|Publication number||US7643511 B2|
|Application number||US 12/327,761|
|Publication date||Jan 5, 2010|
|Priority date||Feb 11, 2003|
|Also published as||EP1447947A2, EP1447947A3, US7474672, US20040156368, US20090080461|
|Publication number||12327761, 327761, US 7643511 B2, US 7643511B2, US-B2-7643511, US7643511 B2, US7643511B2|
|Inventors||Peter I. A. Barri, Claude Basso, Jean L. Calvignac, Brahmanand K. Gorti, Joseph F. Logan, Natarajan Valdhyanathan, Johan G. A. Verkinderen|
|Original Assignee||International Business Machines Corporation|
|Export Citation||BiBTeX, EndNote, RefMan|
|Patent Citations (27), Non-Patent Citations (3), Referenced by (3), Classifications (10), Legal Events (1)|
|External Links: USPTO, USPTO Assignment, Espacenet|
This patent application is a continuation of U.S. patent application Ser. No. 10/364,069, filed Feb. 11, 2003, and is related to U.S. patent application Ser. No. 09/792,557 by Calvignac et al., for STORING FRAME MODIFICATION INFORMATION IN MEMORY, filed Feb. 23, 2001.
1. Field of the Invention
1. This invention relates to network communication systems. More particularly, it relates to modification of frames (message packets) in nodes forming a path from sender to receiver.
2. Description of the Related Art
Packet switching networks operate by relaying data along a series of nodes from a sending node to a final receiving node. These nodes or points are often computers programmed to process the frames, forwarding them to other nodes if necessary according to routing information in the frame.
Communications among computers and networks operate at ever-increasing speeds. There are also a number of differing protocols, often requiring changes to formats along the communication paths. Protocols dictate the format of header information which includes source and destination addresses and data which can include digitized voice data. The information transmitted in packets or frames is usually of predetermined sizes although there is flexibility in the dimensions of message frames. Frame alterations or modifications sometimes need to be changed, added to, or deleted from frame headers. The changes can be implemented in hardware but hardwired modification circuits are not as versatile as software implementations which can be more easily changed albeit slower in operation. A hybrid system uses a combination of hardware, universal in nature, and software for control.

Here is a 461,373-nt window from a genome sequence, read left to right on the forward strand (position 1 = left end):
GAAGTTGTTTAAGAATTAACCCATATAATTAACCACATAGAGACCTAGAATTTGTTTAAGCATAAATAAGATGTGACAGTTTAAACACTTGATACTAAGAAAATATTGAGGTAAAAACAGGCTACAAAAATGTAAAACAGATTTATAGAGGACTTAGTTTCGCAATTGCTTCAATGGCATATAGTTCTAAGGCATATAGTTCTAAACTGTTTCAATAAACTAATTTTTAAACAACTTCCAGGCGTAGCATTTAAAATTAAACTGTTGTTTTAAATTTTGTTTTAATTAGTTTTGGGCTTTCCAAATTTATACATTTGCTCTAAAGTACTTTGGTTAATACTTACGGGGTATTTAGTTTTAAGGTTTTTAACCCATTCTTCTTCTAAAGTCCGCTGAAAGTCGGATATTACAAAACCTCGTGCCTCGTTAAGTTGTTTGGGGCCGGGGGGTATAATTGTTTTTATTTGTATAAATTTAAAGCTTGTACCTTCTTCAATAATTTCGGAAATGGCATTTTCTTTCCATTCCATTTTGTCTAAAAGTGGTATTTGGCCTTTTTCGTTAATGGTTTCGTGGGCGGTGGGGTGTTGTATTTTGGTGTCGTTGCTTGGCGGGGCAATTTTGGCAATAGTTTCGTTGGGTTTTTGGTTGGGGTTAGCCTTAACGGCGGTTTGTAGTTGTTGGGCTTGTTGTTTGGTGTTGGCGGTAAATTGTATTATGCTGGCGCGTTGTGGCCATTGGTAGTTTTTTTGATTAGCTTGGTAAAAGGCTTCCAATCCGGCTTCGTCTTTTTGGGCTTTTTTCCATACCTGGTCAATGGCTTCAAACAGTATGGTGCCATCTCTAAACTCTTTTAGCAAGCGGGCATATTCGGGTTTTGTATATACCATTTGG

There are several known systems for processing frames in a network structure. The simplest might be merely to transmit the information to the next terminal. More adaptable systems may use frame alteration at each node for more efficient transmission through the network
In accordance with the invention, a packet switching node in a communication system includes apparatus for receiving incoming information packets or frames. A processor controls frame alteration commands for modifying the information in the frame. The modifications include adding new information, deleting information, and overlaying information. Decoders and control devices in an alteration engine interpret the commands and apply the modifications to the frame data. Common or often used data patterns can be stored in alteration arrays for insertion into a data frame, precluding the necessity of using packet data space.
The invention is described in detail by referring to the various figures which illustrate specific embodiments of the invention, and wherein like numerals refer to like elements.
The following explanation discloses a preferred mode of practicing the invention but other implementations are possible given the teachings of the invention.